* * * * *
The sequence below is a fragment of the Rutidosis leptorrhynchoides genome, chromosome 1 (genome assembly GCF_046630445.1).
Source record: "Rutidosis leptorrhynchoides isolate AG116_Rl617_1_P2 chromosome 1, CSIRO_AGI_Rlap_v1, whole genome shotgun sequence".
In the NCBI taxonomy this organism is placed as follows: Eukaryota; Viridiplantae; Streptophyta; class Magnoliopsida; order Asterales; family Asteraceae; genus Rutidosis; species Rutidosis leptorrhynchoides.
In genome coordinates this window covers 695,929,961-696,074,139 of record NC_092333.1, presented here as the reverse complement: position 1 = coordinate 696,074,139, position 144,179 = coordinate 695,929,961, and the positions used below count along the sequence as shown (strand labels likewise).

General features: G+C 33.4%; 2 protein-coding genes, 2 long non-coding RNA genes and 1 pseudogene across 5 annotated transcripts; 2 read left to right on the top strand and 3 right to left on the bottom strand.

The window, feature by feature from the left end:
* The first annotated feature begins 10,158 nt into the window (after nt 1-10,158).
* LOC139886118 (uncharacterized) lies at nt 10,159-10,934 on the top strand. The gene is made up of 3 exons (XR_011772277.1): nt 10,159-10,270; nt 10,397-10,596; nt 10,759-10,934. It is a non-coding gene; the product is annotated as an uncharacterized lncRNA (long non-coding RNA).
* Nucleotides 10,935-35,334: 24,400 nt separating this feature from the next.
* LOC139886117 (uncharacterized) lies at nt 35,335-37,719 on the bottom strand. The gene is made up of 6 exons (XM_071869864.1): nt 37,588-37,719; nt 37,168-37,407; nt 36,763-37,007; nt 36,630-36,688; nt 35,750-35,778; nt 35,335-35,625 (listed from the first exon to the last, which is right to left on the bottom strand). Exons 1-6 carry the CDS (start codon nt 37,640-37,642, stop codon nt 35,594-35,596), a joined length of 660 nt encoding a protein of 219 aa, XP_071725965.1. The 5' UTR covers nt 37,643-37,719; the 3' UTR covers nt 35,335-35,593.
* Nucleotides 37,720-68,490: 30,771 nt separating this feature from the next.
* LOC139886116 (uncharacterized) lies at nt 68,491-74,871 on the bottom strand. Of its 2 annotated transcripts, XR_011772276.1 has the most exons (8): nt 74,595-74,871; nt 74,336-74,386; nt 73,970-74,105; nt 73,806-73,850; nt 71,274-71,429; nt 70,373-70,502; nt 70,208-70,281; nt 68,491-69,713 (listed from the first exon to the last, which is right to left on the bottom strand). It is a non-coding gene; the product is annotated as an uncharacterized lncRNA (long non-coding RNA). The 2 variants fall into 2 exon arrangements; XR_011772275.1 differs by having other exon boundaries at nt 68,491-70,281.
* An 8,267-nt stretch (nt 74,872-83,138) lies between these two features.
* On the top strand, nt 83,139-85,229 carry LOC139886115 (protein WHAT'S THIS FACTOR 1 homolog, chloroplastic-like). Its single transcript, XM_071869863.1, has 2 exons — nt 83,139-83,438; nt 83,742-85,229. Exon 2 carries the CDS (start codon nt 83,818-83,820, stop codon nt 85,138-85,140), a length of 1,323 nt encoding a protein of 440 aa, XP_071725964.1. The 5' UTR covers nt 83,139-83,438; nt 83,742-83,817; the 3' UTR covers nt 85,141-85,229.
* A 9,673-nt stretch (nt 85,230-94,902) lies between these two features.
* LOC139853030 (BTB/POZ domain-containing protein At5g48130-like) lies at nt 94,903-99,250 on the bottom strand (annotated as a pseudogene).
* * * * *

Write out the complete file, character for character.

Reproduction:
The sequence below is a fragment of the Rutidosis leptorrhynchoides genome, chromosome 1 (genome assembly GCF_046630445.1).
Source record: "Rutidosis leptorrhynchoides isolate AG116_Rl617_1_P2 chromosome 1, CSIRO_AGI_Rlap_v1, whole genome shotgun sequence".
In the NCBI taxonomy this organism is placed as follows: Eukaryota; Viridiplantae; Streptophyta; class Magnoliopsida; order Asterales; family Asteraceae; genus Rutidosis; species Rutidosis leptorrhynchoides.
In genome coordinates this window covers 695,929,961-696,074,139 of record NC_092333.1, presented here as the reverse complement: position 1 = coordinate 696,074,139, position 144,179 = coordinate 695,929,961, and the positions used below count along the sequence as shown (strand labels likewise).

General features: G+C 33.4%; 2 protein-coding genes, 2 long non-coding RNA genes and 1 pseudogene across 5 annotated transcripts; 2 read left to right on the top strand and 3 right to left on the bottom strand.

The window, feature by feature from the left end:
* The first annotated feature begins 10,158 nt into the window (after nt 1-10,158).
* LOC139886118 (uncharacterized) lies at nt 10,159-10,934 on the top strand. The gene is made up of 3 exons (XR_011772277.1): nt 10,159-10,270; nt 10,397-10,596; nt 10,759-10,934. It is a non-coding gene; the product is annotated as an uncharacterized lncRNA (long non-coding RNA).
* Nucleotides 10,935-35,334: 24,400 nt separating this feature from the next.
* LOC139886117 (uncharacterized) lies at nt 35,335-37,719 on the bottom strand. The gene is made up of 6 exons (XM_071869864.1): nt 37,588-37,719; nt 37,168-37,407; nt 36,763-37,007; nt 36,630-36,688; nt 35,750-35,778; nt 35,335-35,625 (listed from the first exon to the last, which is right to left on the bottom strand). Exons 1-6 carry the CDS (start codon nt 37,640-37,642, stop codon nt 35,594-35,596), a joined length of 660 nt encoding a protein of 219 aa, XP_071725965.1. The 5' UTR covers nt 37,643-37,719; the 3' UTR covers nt 35,335-35,593.
* Nucleotides 37,720-68,490: 30,771 nt separating this feature from the next.
* LOC139886116 (uncharacterized) lies at nt 68,491-74,871 on the bottom strand. Of its 2 annotated transcripts, XR_011772276.1 has the most exons (8): nt 74,595-74,871; nt 74,336-74,386; nt 73,970-74,105; nt 73,806-73,850; nt 71,274-71,429; nt 70,373-70,502; nt 70,208-70,281; nt 68,491-69,713 (listed from the first exon to the last, which is right to left on the bottom strand). It is a non-coding gene; the product is annotated as an uncharacterized lncRNA (long non-coding RNA). The 2 variants fall into 2 exon arrangements; XR_011772275.1 differs by having other exon boundaries at nt 68,491-70,281.
* An 8,267-nt stretch (nt 74,872-83,138) lies between these two features.
* On the top strand, nt 83,139-85,229 carry LOC139886115 (protein WHAT'S THIS FACTOR 1 homolog, chloroplastic-like). Its single transcript, XM_071869863.1, has 2 exons — nt 83,139-83,438; nt 83,742-85,229. Exon 2 carries the CDS (start codon nt 83,818-83,820, stop codon nt 85,138-85,140), a length of 1,323 nt encoding a protein of 440 aa, XP_071725964.1. The 5' UTR covers nt 83,139-83,438; nt 83,742-83,817; the 3' UTR covers nt 85,141-85,229.
* A 9,673-nt stretch (nt 85,230-94,902) lies between these two features.
* LOC139853030 (BTB/POZ domain-containing protein At5g48130-like) lies at nt 94,903-99,250 on the bottom strand (annotated as a pseudogene).